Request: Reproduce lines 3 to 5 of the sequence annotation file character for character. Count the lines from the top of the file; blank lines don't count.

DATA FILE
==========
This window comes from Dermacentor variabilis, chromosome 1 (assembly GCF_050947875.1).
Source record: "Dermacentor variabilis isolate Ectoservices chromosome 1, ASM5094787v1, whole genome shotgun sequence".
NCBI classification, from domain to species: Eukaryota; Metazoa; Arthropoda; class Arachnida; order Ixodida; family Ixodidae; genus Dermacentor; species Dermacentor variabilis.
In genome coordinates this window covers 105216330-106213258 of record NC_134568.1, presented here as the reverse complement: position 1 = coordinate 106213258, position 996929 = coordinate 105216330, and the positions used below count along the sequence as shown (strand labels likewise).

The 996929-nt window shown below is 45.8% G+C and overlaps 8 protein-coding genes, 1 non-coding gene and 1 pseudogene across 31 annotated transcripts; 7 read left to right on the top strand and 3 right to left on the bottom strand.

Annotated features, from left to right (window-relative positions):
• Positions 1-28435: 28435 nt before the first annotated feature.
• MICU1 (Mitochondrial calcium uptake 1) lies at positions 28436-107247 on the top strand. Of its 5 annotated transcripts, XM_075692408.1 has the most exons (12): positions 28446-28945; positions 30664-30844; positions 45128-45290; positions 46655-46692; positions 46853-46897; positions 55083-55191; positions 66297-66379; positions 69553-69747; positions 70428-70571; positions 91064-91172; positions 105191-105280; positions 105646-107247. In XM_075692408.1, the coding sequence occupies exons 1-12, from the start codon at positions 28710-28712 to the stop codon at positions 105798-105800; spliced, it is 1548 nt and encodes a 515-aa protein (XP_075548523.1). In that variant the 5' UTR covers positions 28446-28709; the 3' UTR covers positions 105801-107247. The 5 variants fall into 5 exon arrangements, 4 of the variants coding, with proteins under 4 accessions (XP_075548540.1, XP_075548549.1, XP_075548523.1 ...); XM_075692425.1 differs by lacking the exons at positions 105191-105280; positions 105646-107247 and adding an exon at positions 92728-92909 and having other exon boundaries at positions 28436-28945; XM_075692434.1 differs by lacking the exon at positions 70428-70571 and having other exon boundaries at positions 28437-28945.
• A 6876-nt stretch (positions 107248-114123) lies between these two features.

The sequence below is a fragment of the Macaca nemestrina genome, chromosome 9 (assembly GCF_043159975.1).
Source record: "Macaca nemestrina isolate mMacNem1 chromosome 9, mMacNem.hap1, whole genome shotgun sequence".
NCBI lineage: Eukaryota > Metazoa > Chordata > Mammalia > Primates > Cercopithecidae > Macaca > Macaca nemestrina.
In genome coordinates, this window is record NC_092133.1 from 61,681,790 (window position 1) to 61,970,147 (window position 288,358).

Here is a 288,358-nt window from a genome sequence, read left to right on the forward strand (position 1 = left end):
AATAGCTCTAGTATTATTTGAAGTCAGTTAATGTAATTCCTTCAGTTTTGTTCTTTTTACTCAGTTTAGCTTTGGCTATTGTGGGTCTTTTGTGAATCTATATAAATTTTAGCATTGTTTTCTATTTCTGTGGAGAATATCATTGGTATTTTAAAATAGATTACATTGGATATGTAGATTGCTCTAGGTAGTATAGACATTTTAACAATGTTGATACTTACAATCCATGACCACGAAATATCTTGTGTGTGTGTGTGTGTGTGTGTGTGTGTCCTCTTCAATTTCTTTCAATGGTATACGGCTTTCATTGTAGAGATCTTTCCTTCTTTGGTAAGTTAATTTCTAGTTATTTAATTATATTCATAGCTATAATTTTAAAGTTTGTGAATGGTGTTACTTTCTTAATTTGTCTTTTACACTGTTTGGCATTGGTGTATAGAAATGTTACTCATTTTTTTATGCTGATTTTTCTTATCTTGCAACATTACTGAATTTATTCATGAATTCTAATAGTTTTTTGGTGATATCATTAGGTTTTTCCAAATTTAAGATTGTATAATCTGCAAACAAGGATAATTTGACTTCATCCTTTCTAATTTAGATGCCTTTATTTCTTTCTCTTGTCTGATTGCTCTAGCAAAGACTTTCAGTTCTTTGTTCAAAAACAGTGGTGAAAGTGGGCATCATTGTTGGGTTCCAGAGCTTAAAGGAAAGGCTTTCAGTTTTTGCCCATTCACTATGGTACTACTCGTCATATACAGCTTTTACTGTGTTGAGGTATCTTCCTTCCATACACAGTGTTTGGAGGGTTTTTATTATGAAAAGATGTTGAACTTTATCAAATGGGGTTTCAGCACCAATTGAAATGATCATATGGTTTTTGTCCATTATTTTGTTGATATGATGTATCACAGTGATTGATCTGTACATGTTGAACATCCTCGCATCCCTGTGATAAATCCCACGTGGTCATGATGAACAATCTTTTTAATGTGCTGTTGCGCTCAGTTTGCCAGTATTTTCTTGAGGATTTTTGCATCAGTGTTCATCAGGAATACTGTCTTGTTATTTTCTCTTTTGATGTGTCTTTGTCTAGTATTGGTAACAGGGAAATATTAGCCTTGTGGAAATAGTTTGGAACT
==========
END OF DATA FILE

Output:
NCBI classification, from domain to species: Eukaryota; Metazoa; Arthropoda; class Arachnida; order Ixodida; family Ixodidae; genus Dermacentor; species Dermacentor variabilis.
In genome coordinates this window covers 105216330-106213258 of record NC_134568.1, presented here as the reverse complement: position 1 = coordinate 106213258, position 996929 = coordinate 105216330, and the positions used below count along the sequence as shown (strand labels likewise).

The 996929-nt window shown below is 45.8% G+C and overlaps 8 protein-coding genes, 1 non-coding gene and 1 pseudogene across 31 annotated transcripts; 7 read left to right on the top strand and 3 right to left on the bottom strand.